Bakery owners face bankruptcy after a discrimination finding

Carolyn Moynihan
9 October 2014
Reproduced with Permission

We often hear that same-sex marriage "won't hurt you" or your beliefs, but the signs are that it does, and willConscientious beliefs are increasingly under assault as laws change in more states, but even without altering marriage law in a particular state citizens can be under pressure from the new ideological environment.

Oregon bakery owners Aaron and Melissa Klein had no problem doing business with Rachel Cryer and Laurel Bowman until the day in February 2013 that the lesbian couple asked Sweet Cakes by Melissa to make them a wedding cake.

That was a request the Christian owners decided they could not meetSo, instead of going to another business that would oblige them, Cryer and Bowman laid a complaint with the Oregon Bureau of Labor and Industries, which decided earlier this year that the Kleins were in breach of the state's Equality Act of 2007, designed to protect LGBT persons from discrimination.

They face a fine in excess of $150,000, which they say would bankrupt them and their five children, and they are appealing the decision, reports The Daily Signal .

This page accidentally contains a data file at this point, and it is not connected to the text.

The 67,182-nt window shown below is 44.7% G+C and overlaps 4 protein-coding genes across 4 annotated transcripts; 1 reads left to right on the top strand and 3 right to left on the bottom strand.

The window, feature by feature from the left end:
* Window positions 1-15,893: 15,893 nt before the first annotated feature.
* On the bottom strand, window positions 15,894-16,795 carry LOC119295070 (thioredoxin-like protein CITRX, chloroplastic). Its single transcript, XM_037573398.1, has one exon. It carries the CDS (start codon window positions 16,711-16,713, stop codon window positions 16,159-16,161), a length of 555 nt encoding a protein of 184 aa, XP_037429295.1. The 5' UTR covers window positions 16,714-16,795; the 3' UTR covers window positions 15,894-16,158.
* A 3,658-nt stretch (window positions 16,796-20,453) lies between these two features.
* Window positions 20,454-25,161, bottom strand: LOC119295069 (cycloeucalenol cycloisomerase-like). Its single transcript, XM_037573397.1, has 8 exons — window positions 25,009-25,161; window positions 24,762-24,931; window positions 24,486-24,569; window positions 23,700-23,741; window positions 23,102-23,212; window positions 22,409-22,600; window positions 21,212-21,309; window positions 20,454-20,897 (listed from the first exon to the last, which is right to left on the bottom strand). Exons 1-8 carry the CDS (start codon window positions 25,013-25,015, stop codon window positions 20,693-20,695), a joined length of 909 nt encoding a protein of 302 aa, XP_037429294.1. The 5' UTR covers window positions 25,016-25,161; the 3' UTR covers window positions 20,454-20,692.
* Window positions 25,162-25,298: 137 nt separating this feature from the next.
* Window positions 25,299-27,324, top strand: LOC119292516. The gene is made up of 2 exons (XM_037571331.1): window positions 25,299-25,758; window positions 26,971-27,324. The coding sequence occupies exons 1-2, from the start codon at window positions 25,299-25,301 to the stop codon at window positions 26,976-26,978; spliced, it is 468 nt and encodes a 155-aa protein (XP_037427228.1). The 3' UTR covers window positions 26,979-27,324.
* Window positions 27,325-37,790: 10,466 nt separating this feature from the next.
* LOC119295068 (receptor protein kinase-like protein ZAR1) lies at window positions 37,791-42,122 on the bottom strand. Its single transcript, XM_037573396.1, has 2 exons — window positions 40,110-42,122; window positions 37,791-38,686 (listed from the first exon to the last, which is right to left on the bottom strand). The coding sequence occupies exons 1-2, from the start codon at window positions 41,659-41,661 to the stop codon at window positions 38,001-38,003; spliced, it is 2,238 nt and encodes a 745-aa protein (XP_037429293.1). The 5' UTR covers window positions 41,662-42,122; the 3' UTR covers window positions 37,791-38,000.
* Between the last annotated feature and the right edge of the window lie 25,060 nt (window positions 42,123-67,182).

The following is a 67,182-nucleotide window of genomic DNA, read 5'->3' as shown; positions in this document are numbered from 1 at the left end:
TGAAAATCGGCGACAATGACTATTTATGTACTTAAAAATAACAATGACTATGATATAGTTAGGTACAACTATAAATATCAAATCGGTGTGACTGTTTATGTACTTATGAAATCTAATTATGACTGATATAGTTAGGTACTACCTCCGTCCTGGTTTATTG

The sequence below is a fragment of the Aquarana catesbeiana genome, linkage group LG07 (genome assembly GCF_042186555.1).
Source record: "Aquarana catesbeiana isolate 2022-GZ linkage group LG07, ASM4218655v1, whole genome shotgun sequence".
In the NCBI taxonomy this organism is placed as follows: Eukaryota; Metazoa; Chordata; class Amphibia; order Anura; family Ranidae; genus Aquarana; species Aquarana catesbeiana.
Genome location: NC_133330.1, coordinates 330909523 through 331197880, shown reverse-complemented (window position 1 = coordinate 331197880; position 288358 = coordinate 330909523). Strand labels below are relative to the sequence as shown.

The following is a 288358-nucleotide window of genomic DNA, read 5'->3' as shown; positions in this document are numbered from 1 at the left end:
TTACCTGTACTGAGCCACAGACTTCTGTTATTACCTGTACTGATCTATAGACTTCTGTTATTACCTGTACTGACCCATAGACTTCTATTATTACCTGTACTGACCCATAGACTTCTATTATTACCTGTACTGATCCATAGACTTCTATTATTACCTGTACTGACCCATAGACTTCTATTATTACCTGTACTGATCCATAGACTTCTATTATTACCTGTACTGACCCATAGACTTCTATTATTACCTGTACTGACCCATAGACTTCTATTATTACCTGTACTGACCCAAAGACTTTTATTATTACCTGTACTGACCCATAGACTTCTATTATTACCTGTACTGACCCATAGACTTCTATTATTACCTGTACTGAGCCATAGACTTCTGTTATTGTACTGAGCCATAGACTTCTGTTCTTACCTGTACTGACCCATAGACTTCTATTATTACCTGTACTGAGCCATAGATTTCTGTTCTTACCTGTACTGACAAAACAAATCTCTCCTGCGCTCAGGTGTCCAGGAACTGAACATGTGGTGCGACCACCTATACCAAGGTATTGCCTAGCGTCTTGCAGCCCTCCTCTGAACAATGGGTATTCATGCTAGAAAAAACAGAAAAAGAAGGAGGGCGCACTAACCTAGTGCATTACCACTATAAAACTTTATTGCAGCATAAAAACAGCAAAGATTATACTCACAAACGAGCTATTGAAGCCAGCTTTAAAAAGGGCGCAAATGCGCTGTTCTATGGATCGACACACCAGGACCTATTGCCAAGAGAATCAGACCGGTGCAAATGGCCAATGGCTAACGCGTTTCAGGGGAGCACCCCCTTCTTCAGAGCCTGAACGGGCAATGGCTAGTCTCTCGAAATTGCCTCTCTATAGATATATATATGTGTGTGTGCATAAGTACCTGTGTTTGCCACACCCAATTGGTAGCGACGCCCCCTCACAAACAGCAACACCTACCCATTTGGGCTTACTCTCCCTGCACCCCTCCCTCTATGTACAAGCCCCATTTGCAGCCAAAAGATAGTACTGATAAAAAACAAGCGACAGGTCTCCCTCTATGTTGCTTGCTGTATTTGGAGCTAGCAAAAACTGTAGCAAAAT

Ironically, at the time they were found guilty of discrimination the state itself still had an amendment defining marriage as between one man and one woman, adopted by a large majority of voters in 2007It wasn't until months later, May 19, 2014, that a federal judge would declare Oregon's amendment unconstitutional, paving the way for same-sex marriages.

The state was in breach of its own anti discrimination law, Aaron Klein points outIn any case a year earlier he thought he was "well within" his legal rights to decline the serviceThe existence of the marriage amendment in 2013 suggests they have good grounds to appeal, but publicity has made them targets of abuse and damaged their business, so they recently closed their shop and are running their business from an in home bakery.

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